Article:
Monday, October 28, 2013

Update to a previous post.

I have an update about a post that I wrote last year called "Orson Hyde and the Fourteen Articles of Faith". When I wrote it I could not find any place that had an image of the original except for one anti-Mormon website, which I didn't want to link to. The original appeared in a newspaper called The Frontier Guardian, which was published by Orson Hyde in Iowa from 1849-1851 (then taken over by others and published until 1853). In June of this year the original newspaper was digitized and uploaded to the website of the LDS Church History Library.

I have updated my original article with a link to the images, and with a citation to the original. It turns out that the copy of The Frontier Guardian in the Church history archives was owned by President Willard Richards, since it has his name handwritten on the first page (I assume it was his copy, it has his name on it).

There are some other interesting articles that I saw while looking at the full newspaper. Perhaps I will do a transcript of one or two of them.

Sunday, October 20, 2013

Stories from my Mission: "I know you want some money."

In my last area in the city of Barranqueras one day we were clapping houses on a random street when we got to a house where there were an unusual number of dogs. After we clapped at the front gate a man came to the door and greeted us (along with all his dogs). We quickly explained who we were and said that we were sharing a message about Jesus Christ. He noticed the Book of Mormon that I had in my hand and asked if that was the book that we were selling. I informed him that we were not selling the book but if he would like to read it then we would let him have it for free.

He continued on as if I had not said anything and explained that he could not buy our book today because he didn't have any money right then (he explained that he had spent all his money on food for the dogs, apparently he had taken it upon himself to take care of all the strays in the neighborhood). I again told him that we were not selling anything and that he could have a book or a pamphlet for free and that we would never demand payment. He looked at us and said, "I know you want some money. I know how this works."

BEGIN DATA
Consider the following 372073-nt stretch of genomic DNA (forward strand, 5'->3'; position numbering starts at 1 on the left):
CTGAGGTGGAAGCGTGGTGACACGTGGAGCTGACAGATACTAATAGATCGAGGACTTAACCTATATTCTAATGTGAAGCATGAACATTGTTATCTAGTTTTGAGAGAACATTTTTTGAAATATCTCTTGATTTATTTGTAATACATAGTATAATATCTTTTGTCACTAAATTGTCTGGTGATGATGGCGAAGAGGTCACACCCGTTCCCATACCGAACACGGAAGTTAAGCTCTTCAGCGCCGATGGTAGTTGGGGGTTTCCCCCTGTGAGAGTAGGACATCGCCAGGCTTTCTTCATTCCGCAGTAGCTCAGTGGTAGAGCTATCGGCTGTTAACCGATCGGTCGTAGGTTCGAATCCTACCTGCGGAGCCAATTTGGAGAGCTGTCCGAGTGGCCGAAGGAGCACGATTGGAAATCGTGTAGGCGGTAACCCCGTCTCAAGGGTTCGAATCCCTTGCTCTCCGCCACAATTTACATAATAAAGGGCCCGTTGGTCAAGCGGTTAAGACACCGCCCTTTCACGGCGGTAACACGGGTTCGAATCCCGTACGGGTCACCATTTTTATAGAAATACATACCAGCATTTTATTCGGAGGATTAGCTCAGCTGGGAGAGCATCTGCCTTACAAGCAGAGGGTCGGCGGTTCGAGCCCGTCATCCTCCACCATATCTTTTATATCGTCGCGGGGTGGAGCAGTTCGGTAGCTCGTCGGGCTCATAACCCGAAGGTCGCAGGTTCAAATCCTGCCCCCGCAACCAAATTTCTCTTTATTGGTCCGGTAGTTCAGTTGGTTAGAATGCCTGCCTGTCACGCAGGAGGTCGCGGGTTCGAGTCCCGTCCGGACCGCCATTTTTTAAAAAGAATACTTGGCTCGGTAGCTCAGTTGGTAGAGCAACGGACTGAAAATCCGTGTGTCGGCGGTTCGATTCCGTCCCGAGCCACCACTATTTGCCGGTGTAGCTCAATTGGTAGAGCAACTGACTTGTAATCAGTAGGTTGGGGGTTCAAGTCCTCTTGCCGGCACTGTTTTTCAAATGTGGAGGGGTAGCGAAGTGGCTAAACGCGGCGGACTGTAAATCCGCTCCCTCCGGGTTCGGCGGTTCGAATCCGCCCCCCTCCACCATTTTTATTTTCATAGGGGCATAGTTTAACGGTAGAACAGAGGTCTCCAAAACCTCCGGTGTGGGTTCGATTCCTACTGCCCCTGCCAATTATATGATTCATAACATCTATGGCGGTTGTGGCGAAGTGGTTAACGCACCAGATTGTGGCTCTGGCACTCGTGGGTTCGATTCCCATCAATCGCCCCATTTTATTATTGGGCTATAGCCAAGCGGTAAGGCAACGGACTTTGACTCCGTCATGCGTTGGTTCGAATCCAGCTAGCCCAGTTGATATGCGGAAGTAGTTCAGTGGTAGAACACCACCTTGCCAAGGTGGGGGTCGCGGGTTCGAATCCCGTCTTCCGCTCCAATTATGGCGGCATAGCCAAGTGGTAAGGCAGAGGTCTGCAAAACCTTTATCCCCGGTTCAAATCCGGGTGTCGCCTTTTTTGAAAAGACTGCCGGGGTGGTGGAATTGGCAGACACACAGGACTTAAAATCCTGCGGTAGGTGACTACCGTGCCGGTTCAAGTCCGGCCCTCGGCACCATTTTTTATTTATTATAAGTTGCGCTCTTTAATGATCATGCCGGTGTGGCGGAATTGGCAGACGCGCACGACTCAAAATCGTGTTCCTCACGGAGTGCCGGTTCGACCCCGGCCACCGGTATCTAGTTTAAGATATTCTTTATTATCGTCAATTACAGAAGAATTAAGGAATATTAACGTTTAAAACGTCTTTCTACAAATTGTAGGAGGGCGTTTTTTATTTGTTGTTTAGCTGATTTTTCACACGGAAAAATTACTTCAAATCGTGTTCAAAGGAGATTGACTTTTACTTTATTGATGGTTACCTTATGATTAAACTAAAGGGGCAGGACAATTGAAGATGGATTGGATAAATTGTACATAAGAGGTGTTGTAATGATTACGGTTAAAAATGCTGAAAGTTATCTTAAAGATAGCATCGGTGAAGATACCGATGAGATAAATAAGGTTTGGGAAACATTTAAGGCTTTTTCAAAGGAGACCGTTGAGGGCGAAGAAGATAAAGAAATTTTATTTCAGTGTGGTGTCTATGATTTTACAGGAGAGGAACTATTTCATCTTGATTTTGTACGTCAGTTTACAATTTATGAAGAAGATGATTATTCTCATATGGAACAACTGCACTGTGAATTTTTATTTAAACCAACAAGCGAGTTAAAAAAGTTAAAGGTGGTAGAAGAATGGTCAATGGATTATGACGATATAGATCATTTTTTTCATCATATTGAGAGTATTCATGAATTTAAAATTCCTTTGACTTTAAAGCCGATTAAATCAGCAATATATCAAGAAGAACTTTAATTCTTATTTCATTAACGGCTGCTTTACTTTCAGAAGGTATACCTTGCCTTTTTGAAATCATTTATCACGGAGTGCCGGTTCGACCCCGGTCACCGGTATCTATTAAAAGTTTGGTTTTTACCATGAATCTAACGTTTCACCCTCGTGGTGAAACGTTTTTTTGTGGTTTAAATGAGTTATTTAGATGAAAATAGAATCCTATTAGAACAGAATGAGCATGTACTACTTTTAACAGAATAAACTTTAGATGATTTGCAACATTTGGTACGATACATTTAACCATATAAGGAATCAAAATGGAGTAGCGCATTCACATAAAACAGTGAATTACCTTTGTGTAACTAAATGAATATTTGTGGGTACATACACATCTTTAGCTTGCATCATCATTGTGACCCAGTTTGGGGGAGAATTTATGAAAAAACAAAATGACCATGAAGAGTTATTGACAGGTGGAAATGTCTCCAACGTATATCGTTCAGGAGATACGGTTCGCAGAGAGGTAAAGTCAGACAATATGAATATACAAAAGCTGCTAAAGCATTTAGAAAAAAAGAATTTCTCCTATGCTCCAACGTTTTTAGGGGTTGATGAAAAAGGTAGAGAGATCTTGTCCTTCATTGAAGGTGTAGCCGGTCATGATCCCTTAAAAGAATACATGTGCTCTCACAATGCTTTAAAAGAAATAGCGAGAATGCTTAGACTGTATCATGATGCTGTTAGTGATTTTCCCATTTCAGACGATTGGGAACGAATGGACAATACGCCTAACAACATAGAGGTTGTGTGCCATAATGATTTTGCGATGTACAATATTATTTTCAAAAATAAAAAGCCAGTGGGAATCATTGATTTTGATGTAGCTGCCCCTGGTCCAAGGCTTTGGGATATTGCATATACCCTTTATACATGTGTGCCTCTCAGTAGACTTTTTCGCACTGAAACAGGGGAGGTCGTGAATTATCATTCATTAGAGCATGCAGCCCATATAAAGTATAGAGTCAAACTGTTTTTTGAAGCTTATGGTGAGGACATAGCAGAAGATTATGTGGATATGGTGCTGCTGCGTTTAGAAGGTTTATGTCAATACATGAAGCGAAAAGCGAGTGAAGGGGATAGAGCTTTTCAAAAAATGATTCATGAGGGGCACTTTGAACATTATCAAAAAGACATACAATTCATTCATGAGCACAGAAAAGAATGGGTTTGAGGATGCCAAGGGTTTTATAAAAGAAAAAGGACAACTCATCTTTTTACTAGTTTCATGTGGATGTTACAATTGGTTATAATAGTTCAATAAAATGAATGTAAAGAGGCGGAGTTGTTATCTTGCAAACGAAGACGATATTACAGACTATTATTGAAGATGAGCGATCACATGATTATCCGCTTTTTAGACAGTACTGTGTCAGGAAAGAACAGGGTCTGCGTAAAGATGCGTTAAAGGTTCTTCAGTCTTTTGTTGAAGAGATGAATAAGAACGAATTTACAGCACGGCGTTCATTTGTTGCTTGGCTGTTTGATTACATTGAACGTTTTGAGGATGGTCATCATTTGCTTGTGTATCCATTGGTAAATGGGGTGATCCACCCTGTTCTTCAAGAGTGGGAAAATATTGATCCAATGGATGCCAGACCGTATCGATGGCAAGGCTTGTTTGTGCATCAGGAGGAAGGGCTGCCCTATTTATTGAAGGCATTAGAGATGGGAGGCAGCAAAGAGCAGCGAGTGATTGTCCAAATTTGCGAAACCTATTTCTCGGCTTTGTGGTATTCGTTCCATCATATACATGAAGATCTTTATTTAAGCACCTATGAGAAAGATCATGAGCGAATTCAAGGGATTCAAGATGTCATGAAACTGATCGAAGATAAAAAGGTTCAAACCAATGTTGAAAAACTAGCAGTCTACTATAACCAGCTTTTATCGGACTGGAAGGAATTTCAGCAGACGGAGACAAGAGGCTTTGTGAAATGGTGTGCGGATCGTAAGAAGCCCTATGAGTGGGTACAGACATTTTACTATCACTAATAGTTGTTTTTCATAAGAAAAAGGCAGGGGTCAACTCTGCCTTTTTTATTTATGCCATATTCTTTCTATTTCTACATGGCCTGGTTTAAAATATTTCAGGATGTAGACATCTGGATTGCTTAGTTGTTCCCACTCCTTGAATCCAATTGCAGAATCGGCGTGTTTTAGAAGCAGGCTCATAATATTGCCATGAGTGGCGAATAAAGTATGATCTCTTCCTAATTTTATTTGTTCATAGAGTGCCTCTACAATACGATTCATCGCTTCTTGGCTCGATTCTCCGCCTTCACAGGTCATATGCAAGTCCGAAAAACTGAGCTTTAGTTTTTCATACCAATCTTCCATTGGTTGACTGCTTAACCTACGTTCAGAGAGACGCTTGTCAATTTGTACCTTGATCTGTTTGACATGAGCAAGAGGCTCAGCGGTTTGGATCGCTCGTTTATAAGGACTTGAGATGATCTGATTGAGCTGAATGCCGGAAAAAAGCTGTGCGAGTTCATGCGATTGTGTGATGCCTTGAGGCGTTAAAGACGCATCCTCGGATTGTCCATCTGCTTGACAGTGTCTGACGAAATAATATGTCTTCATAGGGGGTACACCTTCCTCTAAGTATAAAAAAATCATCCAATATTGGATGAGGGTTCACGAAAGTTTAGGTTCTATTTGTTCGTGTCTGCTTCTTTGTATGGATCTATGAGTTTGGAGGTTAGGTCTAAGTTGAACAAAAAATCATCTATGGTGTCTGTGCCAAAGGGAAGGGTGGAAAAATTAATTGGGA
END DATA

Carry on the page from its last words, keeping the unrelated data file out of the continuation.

I again protested and said that we were not selling anything and we would not ask for money. We only wanted to talk to him about Jesus Christ and tell him about the Book of Mormon. He responded by saying, "I know you have your quota to fill and you have to sell a certain number of books. That is just what you do."

My companion asked him if he was getting us confused with the Jehovah's Witnesses and he said that he knew we were not the same people and that he had seen us pass by several times. We tried to explain a little more about what we did and our basic message, but he again insisted that he would not buy our book. We again told him that we were not trying to sell anything and that we were giving the Book of Mormon away for free.

He looked at us and with a slightly exasperated tone in his voice he again told us that he wouldn't buy our book and that he knew that we were just here talking to him because we were getting paid to do it. At this point my companion was also getting a little frustrated and he told him quite bluntly that we would never ask him to pay for anything, nor are we getting paid to do what we do. He interrupted my companion to ask him how much we were getting paid, to which my companion said that WE were PAYING to be here, we did not receive any money for our work.

The man responded by saying, "Oh you may not be paid right now but when you go home you will be given a position in your church where you will be paid. That is how it works, I know."

I told him that we did not get paid for our work and we would never be paid for our work and that the leaders in our church do not receive any money for their work. The man looked at us like we were stupid and said, "You have to get paid or have some guarantee of a future position where you are paid or you would never do what you do."